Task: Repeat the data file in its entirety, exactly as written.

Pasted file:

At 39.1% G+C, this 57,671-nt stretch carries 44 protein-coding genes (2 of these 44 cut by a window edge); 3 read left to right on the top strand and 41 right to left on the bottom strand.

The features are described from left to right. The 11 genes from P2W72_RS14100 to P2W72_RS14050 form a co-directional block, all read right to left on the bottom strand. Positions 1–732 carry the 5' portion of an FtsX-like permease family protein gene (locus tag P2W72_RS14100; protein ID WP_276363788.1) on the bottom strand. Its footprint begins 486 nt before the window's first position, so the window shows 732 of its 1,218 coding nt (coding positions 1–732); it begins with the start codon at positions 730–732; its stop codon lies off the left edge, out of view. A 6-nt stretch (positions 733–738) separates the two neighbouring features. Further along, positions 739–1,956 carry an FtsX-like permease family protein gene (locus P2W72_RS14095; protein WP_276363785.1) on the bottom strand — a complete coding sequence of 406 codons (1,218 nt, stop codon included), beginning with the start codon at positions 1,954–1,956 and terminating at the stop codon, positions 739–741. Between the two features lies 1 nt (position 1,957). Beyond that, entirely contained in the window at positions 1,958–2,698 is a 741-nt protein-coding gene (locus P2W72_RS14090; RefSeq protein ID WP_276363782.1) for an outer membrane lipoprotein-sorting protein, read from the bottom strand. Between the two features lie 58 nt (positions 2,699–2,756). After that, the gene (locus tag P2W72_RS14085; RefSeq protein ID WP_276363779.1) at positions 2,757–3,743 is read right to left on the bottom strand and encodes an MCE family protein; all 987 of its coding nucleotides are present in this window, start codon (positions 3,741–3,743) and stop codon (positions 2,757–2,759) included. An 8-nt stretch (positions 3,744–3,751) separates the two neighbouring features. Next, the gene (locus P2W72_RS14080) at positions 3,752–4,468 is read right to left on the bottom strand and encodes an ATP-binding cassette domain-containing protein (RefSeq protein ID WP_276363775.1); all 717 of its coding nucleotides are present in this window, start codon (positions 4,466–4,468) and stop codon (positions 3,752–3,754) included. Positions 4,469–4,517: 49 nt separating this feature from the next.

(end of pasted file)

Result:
At 39.1% G+C, this 57,671-nt stretch carries 44 protein-coding genes (2 of these 44 cut by a window edge); 3 read left to right on the top strand and 41 right to left on the bottom strand.

The features are described from left to right. The 11 genes from P2W72_RS14100 to P2W72_RS14050 form a co-directional block, all read right to left on the bottom strand. Positions 1–732 carry the 5' portion of an FtsX-like permease family protein gene (locus tag P2W72_RS14100; protein ID WP_276363788.1) on the bottom strand. Its footprint begins 486 nt before the window's first position, so the window shows 732 of its 1,218 coding nt (coding positions 1–732); it begins with the start codon at positions 730–732; its stop codon lies off the left edge, out of view. A 6-nt stretch (positions 733–738) separates the two neighbouring features. Further along, positions 739–1,956 carry an FtsX-like permease family protein gene (locus P2W72_RS14095; protein WP_276363785.1) on the bottom strand — a complete coding sequence of 406 codons (1,218 nt, stop codon included), beginning with the start codon at positions 1,954–1,956 and terminating at the stop codon, positions 739–741. Between the two features lies 1 nt (position 1,957). Beyond that, entirely contained in the window at positions 1,958–2,698 is a 741-nt protein-coding gene (locus P2W72_RS14090; RefSeq protein ID WP_276363782.1) for an outer membrane lipoprotein-sorting protein, read from the bottom strand. Between the two features lie 58 nt (positions 2,699–2,756). After that, the gene (locus tag P2W72_RS14085; RefSeq protein ID WP_276363779.1) at positions 2,757–3,743 is read right to left on the bottom strand and encodes an MCE family protein; all 987 of its coding nucleotides are present in this window, start codon (positions 3,741–3,743) and stop codon (positions 2,757–2,759) included. An 8-nt stretch (positions 3,744–3,751) separates the two neighbouring features. Next, the gene (locus P2W72_RS14080) at positions 3,752–4,468 is read right to left on the bottom strand and encodes an ATP-binding cassette domain-containing protein (RefSeq protein ID WP_276363775.1); all 717 of its coding nucleotides are present in this window, start codon (positions 4,466–4,468) and stop codon (positions 3,752–3,754) included. Positions 4,469–4,517: 49 nt separating this feature from the next.